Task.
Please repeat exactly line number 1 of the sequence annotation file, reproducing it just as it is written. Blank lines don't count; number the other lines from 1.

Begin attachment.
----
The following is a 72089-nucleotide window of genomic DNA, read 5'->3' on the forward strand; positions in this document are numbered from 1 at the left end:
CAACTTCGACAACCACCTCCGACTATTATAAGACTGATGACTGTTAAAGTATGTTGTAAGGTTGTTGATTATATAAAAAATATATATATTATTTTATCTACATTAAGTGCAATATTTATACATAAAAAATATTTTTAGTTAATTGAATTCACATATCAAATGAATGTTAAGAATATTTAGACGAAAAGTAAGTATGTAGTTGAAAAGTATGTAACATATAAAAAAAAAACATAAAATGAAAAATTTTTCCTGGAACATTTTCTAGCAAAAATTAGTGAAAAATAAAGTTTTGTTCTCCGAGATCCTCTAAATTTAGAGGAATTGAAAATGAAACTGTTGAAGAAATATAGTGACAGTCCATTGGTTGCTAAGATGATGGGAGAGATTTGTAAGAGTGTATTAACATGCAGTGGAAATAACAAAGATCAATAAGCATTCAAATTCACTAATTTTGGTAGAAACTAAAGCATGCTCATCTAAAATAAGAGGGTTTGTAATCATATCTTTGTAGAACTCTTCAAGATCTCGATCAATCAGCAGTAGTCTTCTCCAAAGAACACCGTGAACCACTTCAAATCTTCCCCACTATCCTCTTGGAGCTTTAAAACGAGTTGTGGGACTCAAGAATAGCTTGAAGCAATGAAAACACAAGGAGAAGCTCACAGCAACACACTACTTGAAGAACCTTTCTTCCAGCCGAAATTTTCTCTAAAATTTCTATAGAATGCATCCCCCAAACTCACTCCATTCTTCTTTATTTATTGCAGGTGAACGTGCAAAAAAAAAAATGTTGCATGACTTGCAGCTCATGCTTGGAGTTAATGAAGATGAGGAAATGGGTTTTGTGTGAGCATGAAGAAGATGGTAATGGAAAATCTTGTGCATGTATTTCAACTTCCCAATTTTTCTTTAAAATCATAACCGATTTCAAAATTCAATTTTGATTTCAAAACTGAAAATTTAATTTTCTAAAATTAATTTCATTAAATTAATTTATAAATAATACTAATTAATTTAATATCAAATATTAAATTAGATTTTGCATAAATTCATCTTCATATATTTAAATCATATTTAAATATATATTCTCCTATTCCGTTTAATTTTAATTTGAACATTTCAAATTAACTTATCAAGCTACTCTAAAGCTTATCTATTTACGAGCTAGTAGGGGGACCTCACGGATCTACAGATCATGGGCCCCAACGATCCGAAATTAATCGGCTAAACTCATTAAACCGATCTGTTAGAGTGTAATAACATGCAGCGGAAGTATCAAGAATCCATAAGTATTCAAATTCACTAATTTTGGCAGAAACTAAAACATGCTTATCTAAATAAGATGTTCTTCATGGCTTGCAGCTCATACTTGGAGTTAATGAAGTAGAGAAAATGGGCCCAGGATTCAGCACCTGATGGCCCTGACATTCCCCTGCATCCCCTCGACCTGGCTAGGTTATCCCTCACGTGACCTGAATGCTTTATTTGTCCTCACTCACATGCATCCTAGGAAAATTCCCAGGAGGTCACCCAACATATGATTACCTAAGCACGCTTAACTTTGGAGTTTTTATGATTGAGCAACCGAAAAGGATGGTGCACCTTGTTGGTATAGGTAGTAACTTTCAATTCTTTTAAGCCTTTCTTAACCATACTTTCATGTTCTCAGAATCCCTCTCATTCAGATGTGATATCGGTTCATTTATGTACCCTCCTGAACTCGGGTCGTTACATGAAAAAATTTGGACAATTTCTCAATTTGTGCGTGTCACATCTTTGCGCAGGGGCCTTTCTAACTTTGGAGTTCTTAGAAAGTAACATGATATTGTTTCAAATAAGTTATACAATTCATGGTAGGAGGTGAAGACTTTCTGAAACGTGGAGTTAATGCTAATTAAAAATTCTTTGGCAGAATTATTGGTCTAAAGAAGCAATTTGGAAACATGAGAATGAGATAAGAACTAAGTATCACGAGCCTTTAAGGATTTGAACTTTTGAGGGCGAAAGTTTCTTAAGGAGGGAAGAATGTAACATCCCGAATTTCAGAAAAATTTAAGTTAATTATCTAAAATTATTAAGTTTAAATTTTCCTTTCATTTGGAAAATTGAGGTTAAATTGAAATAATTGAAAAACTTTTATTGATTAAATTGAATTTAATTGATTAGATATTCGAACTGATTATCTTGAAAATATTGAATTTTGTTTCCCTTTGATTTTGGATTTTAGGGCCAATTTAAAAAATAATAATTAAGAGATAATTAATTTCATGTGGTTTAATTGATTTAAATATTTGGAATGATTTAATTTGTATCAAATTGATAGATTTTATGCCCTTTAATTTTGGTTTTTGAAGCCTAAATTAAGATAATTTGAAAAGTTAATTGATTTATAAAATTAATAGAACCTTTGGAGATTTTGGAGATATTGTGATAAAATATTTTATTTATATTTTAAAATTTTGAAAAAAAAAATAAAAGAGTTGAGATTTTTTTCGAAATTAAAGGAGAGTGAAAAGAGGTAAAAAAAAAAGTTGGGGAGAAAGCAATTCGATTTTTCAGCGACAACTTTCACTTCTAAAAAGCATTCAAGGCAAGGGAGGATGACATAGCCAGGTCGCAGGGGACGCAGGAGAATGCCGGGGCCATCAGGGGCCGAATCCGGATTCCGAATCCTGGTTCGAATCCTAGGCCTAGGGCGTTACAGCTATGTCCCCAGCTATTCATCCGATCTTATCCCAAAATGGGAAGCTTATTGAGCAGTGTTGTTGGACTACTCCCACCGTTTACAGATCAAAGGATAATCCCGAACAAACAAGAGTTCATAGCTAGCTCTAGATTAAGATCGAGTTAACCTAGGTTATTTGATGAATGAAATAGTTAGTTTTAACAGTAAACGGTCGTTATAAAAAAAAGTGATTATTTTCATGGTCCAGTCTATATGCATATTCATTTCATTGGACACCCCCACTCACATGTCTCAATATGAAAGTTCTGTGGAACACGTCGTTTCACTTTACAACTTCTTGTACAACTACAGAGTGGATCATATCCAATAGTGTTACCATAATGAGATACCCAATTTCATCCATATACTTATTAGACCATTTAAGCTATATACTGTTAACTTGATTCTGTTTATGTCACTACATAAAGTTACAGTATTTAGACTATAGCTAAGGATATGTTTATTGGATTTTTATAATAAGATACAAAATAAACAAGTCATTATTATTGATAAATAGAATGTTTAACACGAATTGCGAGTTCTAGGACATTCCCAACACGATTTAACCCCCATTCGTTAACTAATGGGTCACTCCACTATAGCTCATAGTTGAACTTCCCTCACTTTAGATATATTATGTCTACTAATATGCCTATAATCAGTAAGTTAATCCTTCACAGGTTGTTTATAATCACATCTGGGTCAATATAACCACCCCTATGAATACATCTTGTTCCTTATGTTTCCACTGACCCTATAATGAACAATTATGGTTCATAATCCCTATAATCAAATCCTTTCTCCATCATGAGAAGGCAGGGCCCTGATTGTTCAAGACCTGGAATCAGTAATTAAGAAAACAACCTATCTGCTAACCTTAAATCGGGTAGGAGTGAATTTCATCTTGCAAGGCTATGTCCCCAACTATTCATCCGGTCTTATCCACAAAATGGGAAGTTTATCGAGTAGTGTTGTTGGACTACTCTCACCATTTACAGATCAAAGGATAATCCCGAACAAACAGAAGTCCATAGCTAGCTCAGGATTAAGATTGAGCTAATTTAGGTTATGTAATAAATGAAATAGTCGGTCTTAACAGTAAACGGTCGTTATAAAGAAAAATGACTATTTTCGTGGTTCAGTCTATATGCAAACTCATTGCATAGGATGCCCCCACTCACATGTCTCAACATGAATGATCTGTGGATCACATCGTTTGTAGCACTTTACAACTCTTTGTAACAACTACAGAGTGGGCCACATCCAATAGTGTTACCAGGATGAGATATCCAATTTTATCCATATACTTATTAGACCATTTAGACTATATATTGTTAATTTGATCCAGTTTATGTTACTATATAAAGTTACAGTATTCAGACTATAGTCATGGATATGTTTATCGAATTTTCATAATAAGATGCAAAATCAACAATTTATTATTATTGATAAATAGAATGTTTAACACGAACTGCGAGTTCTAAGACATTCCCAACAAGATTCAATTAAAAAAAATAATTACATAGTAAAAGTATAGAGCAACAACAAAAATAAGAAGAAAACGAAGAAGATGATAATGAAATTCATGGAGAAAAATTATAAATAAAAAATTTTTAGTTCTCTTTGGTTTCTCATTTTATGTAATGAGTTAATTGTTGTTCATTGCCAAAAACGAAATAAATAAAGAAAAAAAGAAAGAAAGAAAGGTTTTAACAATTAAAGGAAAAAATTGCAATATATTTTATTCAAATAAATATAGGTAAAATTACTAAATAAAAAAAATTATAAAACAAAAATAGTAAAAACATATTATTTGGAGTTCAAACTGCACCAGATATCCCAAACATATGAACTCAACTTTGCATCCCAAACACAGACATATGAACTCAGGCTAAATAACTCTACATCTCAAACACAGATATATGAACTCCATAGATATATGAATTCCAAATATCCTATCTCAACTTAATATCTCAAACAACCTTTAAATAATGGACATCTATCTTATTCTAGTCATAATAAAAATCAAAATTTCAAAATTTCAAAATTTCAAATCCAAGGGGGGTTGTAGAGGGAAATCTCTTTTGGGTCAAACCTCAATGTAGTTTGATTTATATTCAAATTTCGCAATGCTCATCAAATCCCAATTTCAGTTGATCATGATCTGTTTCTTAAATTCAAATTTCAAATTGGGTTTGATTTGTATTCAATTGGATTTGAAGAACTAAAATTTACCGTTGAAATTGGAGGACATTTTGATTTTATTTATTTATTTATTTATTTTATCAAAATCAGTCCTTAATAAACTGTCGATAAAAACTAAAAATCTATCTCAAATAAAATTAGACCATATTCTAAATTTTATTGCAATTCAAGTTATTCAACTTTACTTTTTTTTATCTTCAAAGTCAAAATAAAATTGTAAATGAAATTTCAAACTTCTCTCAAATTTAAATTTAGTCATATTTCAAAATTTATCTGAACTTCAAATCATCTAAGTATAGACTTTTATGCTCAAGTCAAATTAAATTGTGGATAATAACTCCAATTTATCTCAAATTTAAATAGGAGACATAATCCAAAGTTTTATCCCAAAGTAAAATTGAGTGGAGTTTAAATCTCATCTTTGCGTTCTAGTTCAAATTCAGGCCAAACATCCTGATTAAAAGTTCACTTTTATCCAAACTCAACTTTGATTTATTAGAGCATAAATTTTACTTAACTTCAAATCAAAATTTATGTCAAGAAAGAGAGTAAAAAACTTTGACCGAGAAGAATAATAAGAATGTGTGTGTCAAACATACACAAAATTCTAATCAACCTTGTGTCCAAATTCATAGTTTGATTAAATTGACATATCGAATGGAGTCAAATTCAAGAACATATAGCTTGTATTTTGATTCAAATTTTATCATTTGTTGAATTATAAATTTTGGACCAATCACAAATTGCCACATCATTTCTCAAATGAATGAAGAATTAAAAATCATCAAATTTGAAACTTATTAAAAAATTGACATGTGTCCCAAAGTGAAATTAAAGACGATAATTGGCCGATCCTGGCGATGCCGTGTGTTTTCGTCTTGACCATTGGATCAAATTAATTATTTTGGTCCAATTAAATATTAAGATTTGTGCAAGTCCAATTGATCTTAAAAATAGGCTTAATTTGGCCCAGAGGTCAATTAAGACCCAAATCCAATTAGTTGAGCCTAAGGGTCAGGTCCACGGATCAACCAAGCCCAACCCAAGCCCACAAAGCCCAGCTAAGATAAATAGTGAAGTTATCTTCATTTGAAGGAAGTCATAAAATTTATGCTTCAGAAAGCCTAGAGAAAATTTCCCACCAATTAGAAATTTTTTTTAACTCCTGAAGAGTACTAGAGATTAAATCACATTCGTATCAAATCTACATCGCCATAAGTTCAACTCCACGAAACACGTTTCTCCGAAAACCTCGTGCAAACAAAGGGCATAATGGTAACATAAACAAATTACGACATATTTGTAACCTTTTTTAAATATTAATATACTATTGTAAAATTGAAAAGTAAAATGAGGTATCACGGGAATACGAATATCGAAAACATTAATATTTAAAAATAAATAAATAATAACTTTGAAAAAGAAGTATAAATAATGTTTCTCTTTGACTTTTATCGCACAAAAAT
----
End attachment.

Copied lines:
The following is a 72089-nucleotide window of genomic DNA, read 5'->3' on the forward strand; positions in this document are numbered from 1 at the left end: